IDOLS VS GLEEKS
I've never watched a full episode of American Idol. But, being the diehard Aerosmith fan that I am, I felt curiously compelled this season to check out my favourite front man Steven Tyler sweetly emote his constructive criticism to today's youthful talent.
One of the early audition episodes struck a chord with me when a 15 year old said it was her life long dream to be on American Idol. At first I thought the comment was a ploy to get sympathy votes. But then I realized the show premiered when the girl was barely starting kindergarten bringing the "life long dream" statement new resonance. There's a whole generation out there that doesn't know what the music industry was like "Before Idol". The B.I. generation doesn't seem to have much interest in being original. I don't mean to make a blanket generalization about a whole generation. One era commenting about how unoriginal the next era is hardly original itself. Every generation has its iconoclasts. But for every aspiring Lady Gaga, there's about a dozen Justin Bieber wannabes. And for every original singer songwriter paying their dues somewhere right now trying to stand out from the rest, there are a dozen aspiring stars who can't wait to be famous for being just like their favourite pop tart. And they prove it every year by singing their songs in a televised Karaoke tournament. (Or posting it on You Tube, but that's a topic for another article!)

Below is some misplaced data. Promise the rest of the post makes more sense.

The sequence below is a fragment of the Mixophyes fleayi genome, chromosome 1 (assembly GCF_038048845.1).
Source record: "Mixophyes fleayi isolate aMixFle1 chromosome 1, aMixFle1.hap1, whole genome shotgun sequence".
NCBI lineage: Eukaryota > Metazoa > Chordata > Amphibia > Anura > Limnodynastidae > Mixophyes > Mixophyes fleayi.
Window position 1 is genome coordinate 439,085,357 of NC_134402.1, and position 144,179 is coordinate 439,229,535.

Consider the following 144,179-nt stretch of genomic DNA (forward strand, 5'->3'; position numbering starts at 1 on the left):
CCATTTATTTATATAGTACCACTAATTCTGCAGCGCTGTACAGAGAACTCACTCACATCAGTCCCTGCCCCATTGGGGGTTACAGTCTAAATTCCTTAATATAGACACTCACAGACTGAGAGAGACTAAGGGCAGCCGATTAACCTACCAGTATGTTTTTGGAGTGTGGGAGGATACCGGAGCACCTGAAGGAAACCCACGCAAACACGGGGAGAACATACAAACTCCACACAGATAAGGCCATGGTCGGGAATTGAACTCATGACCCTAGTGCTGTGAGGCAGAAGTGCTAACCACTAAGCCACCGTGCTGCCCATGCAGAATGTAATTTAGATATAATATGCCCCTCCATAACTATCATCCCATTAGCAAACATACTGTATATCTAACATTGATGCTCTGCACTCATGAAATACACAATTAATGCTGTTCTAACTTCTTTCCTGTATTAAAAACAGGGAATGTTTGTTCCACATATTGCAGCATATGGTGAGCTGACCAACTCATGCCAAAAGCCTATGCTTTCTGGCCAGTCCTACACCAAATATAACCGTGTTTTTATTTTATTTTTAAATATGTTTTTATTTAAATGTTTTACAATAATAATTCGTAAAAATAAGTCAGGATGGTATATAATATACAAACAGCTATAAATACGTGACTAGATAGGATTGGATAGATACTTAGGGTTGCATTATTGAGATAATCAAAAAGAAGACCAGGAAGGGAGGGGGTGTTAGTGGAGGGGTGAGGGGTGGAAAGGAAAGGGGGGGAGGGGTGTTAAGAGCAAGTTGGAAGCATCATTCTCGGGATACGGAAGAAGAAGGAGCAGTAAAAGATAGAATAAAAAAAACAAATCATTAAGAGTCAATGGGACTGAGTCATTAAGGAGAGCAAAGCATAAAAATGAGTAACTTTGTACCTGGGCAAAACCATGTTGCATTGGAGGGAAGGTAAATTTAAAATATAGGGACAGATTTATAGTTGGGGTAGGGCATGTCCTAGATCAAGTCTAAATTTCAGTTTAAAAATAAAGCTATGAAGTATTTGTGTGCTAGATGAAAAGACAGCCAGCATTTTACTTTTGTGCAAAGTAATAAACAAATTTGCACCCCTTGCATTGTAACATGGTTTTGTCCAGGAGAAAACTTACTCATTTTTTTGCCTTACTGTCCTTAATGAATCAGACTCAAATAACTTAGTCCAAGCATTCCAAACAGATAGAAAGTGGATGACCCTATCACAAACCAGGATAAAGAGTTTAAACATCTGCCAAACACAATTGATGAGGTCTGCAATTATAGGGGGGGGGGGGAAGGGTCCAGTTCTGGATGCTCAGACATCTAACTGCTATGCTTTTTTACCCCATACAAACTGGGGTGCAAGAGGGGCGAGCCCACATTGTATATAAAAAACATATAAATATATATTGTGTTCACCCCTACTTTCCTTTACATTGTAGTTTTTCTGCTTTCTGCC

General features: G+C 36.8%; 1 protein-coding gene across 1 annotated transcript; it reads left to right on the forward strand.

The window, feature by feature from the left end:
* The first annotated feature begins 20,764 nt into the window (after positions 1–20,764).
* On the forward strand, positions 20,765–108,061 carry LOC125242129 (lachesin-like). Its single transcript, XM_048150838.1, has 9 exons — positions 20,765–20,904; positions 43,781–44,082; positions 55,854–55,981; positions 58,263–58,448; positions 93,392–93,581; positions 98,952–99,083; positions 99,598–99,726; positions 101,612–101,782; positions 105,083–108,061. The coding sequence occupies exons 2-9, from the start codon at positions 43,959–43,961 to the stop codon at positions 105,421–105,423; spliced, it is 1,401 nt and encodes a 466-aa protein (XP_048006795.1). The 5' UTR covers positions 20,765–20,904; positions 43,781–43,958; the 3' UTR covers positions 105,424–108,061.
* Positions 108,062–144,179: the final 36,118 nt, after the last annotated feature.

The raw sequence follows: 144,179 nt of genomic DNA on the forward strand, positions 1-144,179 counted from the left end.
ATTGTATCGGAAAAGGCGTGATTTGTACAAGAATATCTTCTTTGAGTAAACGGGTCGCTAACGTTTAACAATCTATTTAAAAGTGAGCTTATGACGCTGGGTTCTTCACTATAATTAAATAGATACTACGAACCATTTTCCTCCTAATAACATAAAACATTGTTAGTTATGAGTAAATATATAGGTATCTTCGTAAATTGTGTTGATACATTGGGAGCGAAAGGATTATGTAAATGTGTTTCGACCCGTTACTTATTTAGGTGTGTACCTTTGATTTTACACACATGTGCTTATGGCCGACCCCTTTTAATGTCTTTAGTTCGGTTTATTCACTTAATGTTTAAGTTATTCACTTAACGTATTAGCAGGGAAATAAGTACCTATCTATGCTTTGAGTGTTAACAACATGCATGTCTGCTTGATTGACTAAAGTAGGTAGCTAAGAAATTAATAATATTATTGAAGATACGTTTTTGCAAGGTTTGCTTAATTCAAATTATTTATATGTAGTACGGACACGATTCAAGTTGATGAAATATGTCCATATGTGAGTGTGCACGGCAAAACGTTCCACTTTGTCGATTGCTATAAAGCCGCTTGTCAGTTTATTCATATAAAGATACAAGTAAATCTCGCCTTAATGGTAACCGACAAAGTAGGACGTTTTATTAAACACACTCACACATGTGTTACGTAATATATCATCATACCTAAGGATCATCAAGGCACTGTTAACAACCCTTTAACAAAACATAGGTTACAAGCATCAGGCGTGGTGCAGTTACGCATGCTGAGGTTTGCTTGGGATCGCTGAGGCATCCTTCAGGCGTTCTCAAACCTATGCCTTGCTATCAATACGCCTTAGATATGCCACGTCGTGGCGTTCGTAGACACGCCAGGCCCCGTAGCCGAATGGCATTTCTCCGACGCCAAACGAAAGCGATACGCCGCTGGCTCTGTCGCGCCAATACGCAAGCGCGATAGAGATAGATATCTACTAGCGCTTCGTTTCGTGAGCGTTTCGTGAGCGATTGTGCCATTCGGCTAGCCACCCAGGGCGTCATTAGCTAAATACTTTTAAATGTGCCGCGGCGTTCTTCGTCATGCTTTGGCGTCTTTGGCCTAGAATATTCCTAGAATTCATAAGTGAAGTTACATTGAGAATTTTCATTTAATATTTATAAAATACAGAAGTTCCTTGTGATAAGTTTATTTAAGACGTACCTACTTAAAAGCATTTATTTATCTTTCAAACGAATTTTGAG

Which brings me to this week's episode of Glee and the highly touted debut of original music by the New Directions. This will mark a turning point in the show and the Glee culture as a whole. As every generation learns from the previous, Generation Glee is picking up where Generation Idol leaves off, with a few improvements. Gleeks have never tried to be something they're not. They've never aspired to be someone else. But rather, by relating to someone else's art, Gleeks are able to discover and express who they really are. When you do find out who you are, you stop trying to be someone else. Thus, after two years of being Madonna, or Michael Jackson, or Journey, or Lionel Ritchie, the Glee class of McKinley High are finally ready to just be themselves. And what better place to show off themselves than at Regionals?!